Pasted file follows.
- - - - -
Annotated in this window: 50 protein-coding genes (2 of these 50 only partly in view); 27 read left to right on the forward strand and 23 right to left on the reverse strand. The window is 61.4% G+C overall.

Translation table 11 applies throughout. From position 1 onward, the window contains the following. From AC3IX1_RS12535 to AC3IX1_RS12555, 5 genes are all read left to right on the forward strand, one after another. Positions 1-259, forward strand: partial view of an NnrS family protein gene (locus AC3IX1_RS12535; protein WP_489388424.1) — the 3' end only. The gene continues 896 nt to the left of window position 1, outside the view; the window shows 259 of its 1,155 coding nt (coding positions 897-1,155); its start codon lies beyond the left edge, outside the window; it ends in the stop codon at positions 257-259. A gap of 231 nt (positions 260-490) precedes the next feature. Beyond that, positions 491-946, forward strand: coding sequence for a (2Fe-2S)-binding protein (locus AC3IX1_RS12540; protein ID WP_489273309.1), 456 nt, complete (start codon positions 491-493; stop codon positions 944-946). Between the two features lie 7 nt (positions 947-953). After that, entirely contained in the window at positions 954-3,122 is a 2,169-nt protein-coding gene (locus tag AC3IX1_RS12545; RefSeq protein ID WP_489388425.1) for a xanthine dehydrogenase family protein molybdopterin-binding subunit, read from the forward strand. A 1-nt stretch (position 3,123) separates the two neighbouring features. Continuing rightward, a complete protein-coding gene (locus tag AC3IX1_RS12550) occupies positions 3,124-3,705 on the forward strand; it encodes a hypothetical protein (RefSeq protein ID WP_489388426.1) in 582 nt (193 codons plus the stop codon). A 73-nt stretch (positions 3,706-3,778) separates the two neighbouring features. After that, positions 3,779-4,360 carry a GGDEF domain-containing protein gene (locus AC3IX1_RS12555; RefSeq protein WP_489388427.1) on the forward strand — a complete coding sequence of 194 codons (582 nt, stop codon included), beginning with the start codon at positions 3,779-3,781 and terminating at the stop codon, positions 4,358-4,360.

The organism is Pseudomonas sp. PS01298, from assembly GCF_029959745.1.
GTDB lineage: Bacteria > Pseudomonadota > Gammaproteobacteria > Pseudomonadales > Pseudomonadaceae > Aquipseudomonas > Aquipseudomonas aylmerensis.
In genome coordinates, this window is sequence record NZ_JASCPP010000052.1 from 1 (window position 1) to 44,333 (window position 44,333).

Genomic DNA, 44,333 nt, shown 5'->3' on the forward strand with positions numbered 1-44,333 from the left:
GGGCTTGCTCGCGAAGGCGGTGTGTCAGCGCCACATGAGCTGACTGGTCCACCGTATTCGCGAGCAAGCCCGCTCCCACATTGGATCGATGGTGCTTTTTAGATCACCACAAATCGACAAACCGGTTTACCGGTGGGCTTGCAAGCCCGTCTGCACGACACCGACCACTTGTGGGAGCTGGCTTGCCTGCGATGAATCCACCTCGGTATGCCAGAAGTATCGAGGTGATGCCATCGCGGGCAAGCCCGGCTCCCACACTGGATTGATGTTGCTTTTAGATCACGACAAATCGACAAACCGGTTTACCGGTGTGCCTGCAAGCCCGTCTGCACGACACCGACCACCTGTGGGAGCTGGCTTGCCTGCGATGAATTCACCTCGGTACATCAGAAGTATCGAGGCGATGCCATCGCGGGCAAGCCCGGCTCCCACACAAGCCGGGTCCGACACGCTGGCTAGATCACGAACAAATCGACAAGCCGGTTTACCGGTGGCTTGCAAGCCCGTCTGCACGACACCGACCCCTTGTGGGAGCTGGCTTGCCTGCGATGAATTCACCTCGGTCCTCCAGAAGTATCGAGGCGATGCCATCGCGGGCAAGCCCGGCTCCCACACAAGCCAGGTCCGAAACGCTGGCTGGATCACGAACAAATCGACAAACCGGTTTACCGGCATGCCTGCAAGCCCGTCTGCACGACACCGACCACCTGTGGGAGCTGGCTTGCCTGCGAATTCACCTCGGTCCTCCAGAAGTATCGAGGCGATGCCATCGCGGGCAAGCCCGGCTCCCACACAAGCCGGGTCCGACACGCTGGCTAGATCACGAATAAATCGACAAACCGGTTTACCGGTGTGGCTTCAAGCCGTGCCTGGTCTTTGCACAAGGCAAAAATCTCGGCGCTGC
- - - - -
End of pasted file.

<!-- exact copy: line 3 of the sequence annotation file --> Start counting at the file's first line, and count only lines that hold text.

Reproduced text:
The organism is Pseudomonas sp. PS01298, from assembly GCF_029959745.1.